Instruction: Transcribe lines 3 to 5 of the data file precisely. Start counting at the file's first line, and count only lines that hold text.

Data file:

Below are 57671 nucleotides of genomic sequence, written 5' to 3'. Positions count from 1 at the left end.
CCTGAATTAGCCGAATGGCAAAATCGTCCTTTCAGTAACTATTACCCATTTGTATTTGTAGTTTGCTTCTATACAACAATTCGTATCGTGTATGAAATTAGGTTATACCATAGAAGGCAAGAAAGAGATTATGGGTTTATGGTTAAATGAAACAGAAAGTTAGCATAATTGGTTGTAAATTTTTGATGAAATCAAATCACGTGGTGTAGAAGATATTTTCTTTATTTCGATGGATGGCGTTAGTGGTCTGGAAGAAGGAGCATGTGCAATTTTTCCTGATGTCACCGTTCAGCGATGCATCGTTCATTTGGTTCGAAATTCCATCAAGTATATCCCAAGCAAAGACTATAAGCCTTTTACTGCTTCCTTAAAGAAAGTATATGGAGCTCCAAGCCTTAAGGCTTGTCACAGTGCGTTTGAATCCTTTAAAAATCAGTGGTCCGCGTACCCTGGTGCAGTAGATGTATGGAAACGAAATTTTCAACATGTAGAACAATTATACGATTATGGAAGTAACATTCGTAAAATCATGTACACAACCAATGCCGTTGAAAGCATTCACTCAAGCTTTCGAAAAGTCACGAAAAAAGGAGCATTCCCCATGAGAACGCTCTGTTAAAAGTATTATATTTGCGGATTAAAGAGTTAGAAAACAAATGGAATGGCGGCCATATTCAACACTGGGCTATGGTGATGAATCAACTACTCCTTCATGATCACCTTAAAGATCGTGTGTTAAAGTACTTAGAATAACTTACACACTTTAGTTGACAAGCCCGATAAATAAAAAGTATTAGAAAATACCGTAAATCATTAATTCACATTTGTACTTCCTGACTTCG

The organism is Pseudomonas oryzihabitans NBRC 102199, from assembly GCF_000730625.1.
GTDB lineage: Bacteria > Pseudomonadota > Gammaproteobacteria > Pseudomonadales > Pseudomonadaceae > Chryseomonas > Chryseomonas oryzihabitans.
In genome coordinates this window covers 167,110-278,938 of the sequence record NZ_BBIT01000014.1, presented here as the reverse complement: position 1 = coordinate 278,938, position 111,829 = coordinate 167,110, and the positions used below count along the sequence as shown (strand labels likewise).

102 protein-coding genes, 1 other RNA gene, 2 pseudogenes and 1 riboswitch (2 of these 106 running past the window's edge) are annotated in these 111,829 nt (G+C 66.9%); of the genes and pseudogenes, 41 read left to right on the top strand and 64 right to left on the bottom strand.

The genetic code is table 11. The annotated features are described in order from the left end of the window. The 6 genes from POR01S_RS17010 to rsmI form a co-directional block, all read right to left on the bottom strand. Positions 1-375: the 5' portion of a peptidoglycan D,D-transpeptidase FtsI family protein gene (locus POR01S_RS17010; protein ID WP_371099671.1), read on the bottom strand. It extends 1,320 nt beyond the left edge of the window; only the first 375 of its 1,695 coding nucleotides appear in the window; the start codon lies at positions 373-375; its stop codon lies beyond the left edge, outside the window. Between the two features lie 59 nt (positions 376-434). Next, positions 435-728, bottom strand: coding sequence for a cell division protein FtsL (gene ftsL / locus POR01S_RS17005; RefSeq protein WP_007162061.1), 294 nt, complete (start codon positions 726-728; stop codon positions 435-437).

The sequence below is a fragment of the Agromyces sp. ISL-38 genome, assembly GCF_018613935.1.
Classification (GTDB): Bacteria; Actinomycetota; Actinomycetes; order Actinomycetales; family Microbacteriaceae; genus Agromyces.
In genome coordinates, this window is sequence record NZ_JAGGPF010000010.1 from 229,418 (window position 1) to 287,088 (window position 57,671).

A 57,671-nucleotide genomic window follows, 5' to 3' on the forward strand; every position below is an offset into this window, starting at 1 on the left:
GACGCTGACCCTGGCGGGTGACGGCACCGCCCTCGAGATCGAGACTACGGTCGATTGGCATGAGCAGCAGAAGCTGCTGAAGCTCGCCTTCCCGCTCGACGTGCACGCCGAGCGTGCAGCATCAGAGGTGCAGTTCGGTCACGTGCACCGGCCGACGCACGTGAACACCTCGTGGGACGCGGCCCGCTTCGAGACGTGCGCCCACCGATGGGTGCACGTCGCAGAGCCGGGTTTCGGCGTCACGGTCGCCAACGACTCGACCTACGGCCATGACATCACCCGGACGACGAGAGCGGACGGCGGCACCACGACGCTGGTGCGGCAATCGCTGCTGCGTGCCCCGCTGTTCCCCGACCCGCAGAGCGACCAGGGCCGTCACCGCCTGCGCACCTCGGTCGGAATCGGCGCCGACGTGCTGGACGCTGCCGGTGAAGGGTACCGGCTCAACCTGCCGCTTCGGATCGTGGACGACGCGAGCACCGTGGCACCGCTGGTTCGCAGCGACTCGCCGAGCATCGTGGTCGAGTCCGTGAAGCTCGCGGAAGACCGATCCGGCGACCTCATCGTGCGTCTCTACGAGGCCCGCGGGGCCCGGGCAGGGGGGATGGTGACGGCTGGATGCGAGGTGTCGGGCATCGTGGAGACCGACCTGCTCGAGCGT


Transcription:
The organism is Pseudomonas oryzihabitans NBRC 102199, from assembly GCF_000730625.1.
GTDB lineage: Bacteria > Pseudomonadota > Gammaproteobacteria > Pseudomonadales > Pseudomonadaceae > Chryseomonas > Chryseomonas oryzihabitans.
In genome coordinates this window covers 167,110-278,938 of the sequence record NZ_BBIT01000014.1, presented here as the reverse complement: position 1 = coordinate 278,938, position 111,829 = coordinate 167,110, and the positions used below count along the sequence as shown (strand labels likewise).